Installing qbee-agent

In the ever-evolving landscape of networking technology, OpenWRT stands as a beacon of flexibility and empowerment for users seeking more from their routers. OpenWRT, short for Open Wireless Router, is an open-source firmware that replaces the standard firmware on many commercial routers. This transformation brings a wealth of advanced features, customization options, and enhanced control over your network.

With large fleets (or even small farms) of OpenWRT devices comes the challenge of managing them through their life cycle. The qbee-agent is designed to run on any Linux and is a perfect fit to achieve system management capabilities.

  1. Install the qbee-agent package for OpenWRT

    opkg update
    LATEST=$(wget -q -O -
    wget -q$LATEST/experimental/openwrt/qbee-agent_${LATEST}_$(uname -m).ipk
    wget -q$LATEST/experimental/openwrt/qbee-agent_${LATEST}_$(uname -m).ipk.sha256
    sha256sum -c qbee-agent_${LATEST}_$(uname -m).ipk.sha256
    opkg install qbee-agent_${LATEST}_$(uname -m).ipk
  2. Proceed with bootstrapping as you would on a regular device and start qbee-agent.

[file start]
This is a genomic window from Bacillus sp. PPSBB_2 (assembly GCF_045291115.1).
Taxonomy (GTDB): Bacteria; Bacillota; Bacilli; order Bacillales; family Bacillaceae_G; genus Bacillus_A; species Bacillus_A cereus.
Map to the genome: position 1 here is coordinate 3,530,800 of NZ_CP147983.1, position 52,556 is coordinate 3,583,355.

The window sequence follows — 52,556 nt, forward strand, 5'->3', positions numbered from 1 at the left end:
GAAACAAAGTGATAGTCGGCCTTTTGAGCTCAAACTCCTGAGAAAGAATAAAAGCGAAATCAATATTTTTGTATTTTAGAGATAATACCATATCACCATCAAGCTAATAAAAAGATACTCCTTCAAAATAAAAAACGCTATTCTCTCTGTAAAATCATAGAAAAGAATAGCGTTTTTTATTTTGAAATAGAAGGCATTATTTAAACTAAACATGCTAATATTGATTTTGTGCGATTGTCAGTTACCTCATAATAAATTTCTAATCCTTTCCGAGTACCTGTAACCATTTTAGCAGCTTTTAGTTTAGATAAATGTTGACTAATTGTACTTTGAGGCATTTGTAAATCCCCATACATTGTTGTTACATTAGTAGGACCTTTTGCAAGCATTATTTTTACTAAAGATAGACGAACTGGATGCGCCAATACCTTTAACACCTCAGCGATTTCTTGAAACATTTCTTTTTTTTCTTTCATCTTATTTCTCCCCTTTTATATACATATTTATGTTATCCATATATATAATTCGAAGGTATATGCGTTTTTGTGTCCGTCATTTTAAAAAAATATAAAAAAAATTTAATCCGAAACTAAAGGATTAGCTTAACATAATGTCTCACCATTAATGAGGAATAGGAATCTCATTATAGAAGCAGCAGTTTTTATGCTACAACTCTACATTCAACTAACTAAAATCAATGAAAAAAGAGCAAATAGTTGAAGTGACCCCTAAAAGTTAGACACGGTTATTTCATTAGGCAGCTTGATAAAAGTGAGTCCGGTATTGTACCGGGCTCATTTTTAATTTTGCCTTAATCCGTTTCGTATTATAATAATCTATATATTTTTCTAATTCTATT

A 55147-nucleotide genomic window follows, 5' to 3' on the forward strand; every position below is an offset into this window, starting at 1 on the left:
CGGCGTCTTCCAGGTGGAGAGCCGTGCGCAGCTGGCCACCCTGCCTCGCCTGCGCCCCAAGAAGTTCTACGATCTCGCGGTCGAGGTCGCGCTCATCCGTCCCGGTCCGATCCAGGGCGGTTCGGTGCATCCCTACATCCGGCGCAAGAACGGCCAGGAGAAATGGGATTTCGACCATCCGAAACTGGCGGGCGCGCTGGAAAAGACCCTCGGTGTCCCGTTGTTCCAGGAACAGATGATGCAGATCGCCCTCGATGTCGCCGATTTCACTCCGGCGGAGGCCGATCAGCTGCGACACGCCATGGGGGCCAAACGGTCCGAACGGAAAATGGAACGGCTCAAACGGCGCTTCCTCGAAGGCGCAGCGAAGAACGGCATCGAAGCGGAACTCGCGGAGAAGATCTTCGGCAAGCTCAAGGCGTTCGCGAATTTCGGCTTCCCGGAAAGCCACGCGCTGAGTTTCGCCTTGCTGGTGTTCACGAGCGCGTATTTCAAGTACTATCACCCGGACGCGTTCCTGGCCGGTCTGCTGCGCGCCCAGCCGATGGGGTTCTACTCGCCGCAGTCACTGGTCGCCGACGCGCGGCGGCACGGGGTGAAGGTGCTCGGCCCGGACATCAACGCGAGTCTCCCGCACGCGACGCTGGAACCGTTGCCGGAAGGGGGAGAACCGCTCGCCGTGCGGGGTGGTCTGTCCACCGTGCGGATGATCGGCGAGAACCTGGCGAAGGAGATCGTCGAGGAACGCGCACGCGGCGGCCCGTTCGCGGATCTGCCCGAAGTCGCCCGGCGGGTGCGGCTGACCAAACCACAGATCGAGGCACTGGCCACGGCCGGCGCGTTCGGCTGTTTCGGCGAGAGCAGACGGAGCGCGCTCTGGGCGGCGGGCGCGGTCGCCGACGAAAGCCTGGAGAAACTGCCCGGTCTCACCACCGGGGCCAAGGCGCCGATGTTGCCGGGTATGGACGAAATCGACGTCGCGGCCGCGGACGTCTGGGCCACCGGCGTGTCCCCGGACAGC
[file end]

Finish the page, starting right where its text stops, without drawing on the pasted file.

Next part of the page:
qbee-agent bootstrap -k <bootstrap_key>
    /etc/init.d/qbee-agent start

Configuring the OpenWRT device depends on the actual operational needs. You can either use the configuration options that offers or use qbee-connect to create a tunnel to the OpenWRT web based configuration interface.


Accessing the mapped port with a web browser will then display the following OpenWRT interface


Setting initial administrative password

The OpenWRT clearly notifies that there are no administrative password set for this router. The password can easily be set (and rotated) as part of a qbee password configuration policy. Please note that your OpenWRT might not be configured with SHA hashing support and that you might need to generate passwords using legacy MD5 hashing to use for your qbee configuration.

openssl passwd -1 <your-password>